As the use of crowdsourcing increases, it is important to think about performance optimization. For this purpose, it is possible to think about each worker as a HPU(Human Processing Unit), and to draw inspiration from performance optimization on traditional computers or cloud nodes with CPUs. However, as we characterize HPUs in detail for this purpose, we find that there are important differences between CPUs and HPUs, leading to the need for completely new optimization algorithms. Read More

Leveraging large data sets, deep Convolutional Neural Networks (CNNs) achieve state-of-the-art recognition accuracy. Due to the substantial compute and memory operations, however, they require significant execution time. The massive parallel computing capability of GPUs make them as one of the ideal platforms to accelerate CNNs and a number of GPU-based CNN libraries have been developed. Read More

To reduce automobile exhaust pollution, traffic congestion and parking difficulties, bike-sharing systems are rapidly developed in many countries and more than 500 major cities in the world over the past decade. In this paper, we discuss a large-scale bike-sharing system under Markovian environment, and propose a mean-field matrix-analytic method in the study of bike-sharing systems through combining the mean-field theory with the time-inhomogeneous queues as well as the nonlinear QBD processes. Firstly, we establish an empirical measure process to express the states of this bike-sharing system. Read More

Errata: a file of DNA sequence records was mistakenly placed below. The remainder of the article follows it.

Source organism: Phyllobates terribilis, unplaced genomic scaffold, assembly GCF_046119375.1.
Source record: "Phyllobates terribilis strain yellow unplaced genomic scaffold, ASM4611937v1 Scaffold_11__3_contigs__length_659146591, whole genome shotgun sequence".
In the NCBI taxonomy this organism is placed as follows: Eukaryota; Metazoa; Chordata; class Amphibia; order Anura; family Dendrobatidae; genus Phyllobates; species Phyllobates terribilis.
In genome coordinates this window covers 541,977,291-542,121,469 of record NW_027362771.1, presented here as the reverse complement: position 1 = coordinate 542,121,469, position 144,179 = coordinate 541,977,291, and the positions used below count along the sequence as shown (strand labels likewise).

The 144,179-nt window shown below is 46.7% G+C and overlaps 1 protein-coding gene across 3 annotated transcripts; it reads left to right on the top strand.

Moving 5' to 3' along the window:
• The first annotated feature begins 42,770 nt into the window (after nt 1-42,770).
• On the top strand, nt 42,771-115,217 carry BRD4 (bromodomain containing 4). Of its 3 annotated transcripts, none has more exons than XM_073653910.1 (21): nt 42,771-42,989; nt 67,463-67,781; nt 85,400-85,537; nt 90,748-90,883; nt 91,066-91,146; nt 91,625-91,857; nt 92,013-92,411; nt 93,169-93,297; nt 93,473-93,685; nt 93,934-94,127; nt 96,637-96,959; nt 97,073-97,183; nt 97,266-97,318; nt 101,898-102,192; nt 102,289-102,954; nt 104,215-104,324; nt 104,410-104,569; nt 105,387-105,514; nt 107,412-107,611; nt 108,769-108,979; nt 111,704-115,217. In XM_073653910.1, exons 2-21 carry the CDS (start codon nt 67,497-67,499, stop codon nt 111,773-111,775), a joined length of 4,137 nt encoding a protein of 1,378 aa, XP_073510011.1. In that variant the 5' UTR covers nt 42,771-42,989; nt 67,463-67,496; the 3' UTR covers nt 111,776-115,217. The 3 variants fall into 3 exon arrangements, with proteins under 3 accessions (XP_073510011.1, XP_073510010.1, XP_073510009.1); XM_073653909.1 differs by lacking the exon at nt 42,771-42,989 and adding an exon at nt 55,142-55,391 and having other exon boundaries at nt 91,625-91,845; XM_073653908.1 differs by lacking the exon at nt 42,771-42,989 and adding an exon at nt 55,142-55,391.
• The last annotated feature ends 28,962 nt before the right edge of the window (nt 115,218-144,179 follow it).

This paper is about partitioning in parallel and distributed simulation. That means decomposing the simulation model into a numberof components and to properly allocate them on the execution units. An adaptive solution based on self-clustering, that considers both communication reduction and computational load-balancing, is proposed. Read More

Despite computation becomes much complex on data with unprecedented large-scale, we argue computers or smart devices should and will consistently provide information and knowledge to human being in the order of a few tens milliseconds. We coin a new term 10-millisecond computing to call attention to this class of workloads. Public reports indicate that internet service users are sensitive to the service or job-level response time outliers, so we propose a very simple but powerful metric-outlier proportion to characterize the system behaviors. Read More

Obtaining high quality sensor information is critical in vehicular emergencies. However, existing standards such as IEEE 802.11p/DSRC and LTE-A cannot support either the required data rates or the latency requirements. Read More

We consider a network of processor-sharing queues with state-dependent service rates. These are allocated according to balanced fairness within a polymatroid capacity set. Balanced fairness is known to be both insensitive and Pareto-efficient in such networks, which ensures that the performance metrics, when computable, will provide robust insights into the real performance of the system considered. Read More